Initially, when I first found out that I had been nominated to join a group of teachers from around the diocese, the pilot programme of teaching children how to meditate I was humbled and privileged.
At that stage, I thought of meditation as a way of calming and quieting my life and then maybe the lives of the children in my class, Year 5D at Holy Spirit School. After the first meeting with Ernie, Joan and other teachers at CEO I was really excited and daunted at the prospect of trialling Christian Meditation with my own class and the fact that we were a small piece of a large puzzle. The puzzle being that classes from P-12 were going to practise Christian Meditation regularly in classes across the diocese - a world first!
The teachers were given a kit of Christian Meditation resources, (including Laurence Freeman’s book and CD) to read and listen to. After the third or fourth listening I began concentrating on the message not the messenger and feeling increasingly inspired by the fruits of Christian Meditation.
Our second meeting was a whole day session at the House of Prayer. What a venue for contemplation and reflection! After talking to teachers about what worked and what didn’t work with Christian Meditation in their own classrooms, I felt more confident with teaching my class to be still, silent, and keeping things simple.
We had a third meeting (over two days) at the House of Prayer with Ruth Fowler. It was enlightening at times and heavy going at others. All the time I felt I was being gently guided, encouraged and supported in the journey along the Christian Meditation path.
So what worked and what didn’t work with the implementation of Christian Meditation in my classroom?
In a small classroom, sitting on their own chairs rather than sitting on the floor worked well. It meant I could see everyone. Taking shoes and socks off was optional. After the novelty wore off most children were happy to keep them on. In Year 5, ten minutes was the optimal amount of time to meditate (one minute per year of age) we started out at three minutes and added thirty seconds each week until we reached the ten-minute mark.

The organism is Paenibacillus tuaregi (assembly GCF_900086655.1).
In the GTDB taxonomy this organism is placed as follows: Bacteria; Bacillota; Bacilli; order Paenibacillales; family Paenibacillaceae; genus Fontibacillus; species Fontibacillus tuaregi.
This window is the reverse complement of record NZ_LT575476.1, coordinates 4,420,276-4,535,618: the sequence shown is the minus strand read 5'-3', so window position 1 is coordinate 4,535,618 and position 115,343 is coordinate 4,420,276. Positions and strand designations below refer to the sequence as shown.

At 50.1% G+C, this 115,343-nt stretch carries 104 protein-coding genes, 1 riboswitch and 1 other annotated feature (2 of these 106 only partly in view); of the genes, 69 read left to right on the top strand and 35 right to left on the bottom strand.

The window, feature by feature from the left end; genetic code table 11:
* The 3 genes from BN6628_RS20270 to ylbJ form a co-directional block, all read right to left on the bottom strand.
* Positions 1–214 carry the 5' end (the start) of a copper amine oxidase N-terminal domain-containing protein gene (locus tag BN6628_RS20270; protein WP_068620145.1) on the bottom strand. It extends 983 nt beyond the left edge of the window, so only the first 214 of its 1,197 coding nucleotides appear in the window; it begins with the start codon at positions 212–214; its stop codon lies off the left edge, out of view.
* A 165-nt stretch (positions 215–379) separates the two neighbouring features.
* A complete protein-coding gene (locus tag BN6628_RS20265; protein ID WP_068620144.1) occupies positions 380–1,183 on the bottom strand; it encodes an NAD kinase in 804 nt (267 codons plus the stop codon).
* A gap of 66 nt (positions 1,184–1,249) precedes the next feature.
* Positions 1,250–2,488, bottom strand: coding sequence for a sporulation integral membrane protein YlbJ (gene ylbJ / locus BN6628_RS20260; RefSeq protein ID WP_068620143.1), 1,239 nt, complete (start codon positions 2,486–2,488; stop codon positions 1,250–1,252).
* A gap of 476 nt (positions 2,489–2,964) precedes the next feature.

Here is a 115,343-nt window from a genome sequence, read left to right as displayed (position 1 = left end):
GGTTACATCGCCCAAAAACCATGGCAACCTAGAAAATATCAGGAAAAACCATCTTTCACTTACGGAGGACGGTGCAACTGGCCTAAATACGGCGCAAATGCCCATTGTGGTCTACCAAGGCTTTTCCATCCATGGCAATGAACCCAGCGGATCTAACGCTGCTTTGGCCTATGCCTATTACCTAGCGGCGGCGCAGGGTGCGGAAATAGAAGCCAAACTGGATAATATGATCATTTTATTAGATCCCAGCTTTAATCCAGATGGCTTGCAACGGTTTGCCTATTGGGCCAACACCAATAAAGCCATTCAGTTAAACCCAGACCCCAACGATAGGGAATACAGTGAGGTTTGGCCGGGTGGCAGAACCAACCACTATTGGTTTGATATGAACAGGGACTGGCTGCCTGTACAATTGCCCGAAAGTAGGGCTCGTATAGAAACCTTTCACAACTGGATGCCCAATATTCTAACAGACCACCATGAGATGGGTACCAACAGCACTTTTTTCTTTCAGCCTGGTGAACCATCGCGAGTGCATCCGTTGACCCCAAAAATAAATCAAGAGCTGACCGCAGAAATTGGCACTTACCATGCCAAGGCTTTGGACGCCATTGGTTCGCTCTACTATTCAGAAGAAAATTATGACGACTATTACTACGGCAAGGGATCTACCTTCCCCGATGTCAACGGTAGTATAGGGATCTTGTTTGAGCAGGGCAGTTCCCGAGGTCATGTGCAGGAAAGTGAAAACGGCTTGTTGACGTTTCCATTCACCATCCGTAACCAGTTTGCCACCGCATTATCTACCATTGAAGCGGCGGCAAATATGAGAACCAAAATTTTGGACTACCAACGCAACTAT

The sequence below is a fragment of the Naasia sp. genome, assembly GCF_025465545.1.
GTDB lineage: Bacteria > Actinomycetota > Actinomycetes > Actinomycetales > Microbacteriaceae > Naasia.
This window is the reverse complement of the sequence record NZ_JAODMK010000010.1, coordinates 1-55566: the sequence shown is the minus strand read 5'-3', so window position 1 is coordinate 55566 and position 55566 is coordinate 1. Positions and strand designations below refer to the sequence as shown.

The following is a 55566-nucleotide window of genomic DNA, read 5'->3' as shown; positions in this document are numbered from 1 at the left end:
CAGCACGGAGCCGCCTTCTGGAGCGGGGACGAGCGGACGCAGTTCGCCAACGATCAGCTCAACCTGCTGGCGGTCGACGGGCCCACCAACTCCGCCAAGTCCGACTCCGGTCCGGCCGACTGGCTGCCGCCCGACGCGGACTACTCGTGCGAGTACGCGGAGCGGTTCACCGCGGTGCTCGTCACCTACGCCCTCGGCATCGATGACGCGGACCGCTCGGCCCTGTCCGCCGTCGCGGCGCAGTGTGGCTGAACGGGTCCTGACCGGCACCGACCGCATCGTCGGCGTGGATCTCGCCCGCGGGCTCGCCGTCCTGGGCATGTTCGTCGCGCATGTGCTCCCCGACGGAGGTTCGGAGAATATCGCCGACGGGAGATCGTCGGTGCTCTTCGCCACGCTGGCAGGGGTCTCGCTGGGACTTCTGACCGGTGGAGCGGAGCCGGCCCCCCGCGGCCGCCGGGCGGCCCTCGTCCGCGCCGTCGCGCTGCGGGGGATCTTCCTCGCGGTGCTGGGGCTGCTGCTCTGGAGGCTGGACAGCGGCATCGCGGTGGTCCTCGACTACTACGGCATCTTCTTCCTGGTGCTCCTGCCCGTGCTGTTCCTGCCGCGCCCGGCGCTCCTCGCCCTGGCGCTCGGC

In the perfect world, you would meditate with your class every day but in the real world I would have been happy if my class meditated twice a week in place of normal classroom prayer.
The children were reminded to be still, silent and keep things simple (by reciting ‘Maranatha’, continuously in their mind and returning to their ‘sacred word’ when their minds became distracted. (Which according to Laurence Freeman is every couple of seconds.)
I tried to encourage the children to close their eyes (to cut out visual distractions) and used a visual cue to get them to close their eyes whenever they were caught ‘eyeballing’ me.
As we moved towards ten minutes of Christian Meditation time I found myself relaxing, trusting and participating more fully with the class.
In other words, I was spending more time meditating and less time ‘gawking’. Taking the phone off the hook and placing signs on the doors helped to quieten the classroom. Using rainforest or relaxation music at the beginning and end of each Christian Meditation session was also beneficial.
What didn’t work was finding the time to do it on a regular basis. Some weeks were hit and miss depending on how busy the school week was.
With my next class I would try to use Christian Meditation as a lead-in to an RE lesson or as some down time or quiet time between lessons. Morning Christian Meditation sessions worked much better than afternoon sessions.
The use of cushions to support their backs as they sat on their chairs, proved popular with the children. I only had five of these so rostering them was the way to go as it allowed every child to have an opportunity to be really comfortable on a regular basis and helped them with the three ‘Ss’ (still, silent, simple) not to be confused with the three ‘Rs’.
If Christian Meditation is ‘prayer of the heart’, then my aim for myself and my next class would be to practise it more regularly and by doing so opening ourselves up to the ‘fruits of the spirit’ - love, joy, peace, patience, kindness, goodness, fidelity, gentleness and self-control. To quote Laurence Freeman “All of these gifts are released as we learn to listen to the language of the heart, which is the silence waiting for us beyond the orbit of our noisy self-fixation.”
I’ve found it a lot easier to meditate with my class this year (2006) because I’m more confident and more relaxed when discussing it and doing it with the children.
I now use a chime to begin and end each session (instead of music) and have made laminated posters to highlight a different aspect of meditation each week e.g. ‘Christian Meditation is prayer of the heart’ or ‘Be still, be silent, be simple’. The chime and the posters play an important part in providing a contemplative classroom atmosphere.